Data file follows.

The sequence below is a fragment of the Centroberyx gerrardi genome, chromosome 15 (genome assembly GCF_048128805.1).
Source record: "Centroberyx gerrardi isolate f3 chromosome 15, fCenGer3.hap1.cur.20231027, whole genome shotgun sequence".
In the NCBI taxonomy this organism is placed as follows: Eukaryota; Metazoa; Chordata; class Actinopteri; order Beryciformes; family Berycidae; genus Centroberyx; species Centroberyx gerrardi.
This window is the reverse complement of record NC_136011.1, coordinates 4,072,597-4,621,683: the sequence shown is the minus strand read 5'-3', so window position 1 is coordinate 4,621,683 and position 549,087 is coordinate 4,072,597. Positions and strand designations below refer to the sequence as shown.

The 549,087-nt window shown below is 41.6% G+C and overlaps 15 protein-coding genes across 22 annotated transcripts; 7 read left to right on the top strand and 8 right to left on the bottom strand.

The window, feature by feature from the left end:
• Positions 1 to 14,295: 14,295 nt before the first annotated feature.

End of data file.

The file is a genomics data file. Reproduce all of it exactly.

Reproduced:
The sequence below is a fragment of the Centroberyx gerrardi genome, chromosome 15 (genome assembly GCF_048128805.1).
Source record: "Centroberyx gerrardi isolate f3 chromosome 15, fCenGer3.hap1.cur.20231027, whole genome shotgun sequence".
In the NCBI taxonomy this organism is placed as follows: Eukaryota; Metazoa; Chordata; class Actinopteri; order Beryciformes; family Berycidae; genus Centroberyx; species Centroberyx gerrardi.
This window is the reverse complement of record NC_136011.1, coordinates 4,072,597-4,621,683: the sequence shown is the minus strand read 5'-3', so window position 1 is coordinate 4,621,683 and position 549,087 is coordinate 4,072,597. Positions and strand designations below refer to the sequence as shown.

The 549,087-nt window shown below is 41.6% G+C and overlaps 15 protein-coding genes across 22 annotated transcripts; 7 read left to right on the top strand and 8 right to left on the bottom strand.

The window, feature by feature from the left end:
• Positions 1 to 14,295: 14,295 nt before the first annotated feature.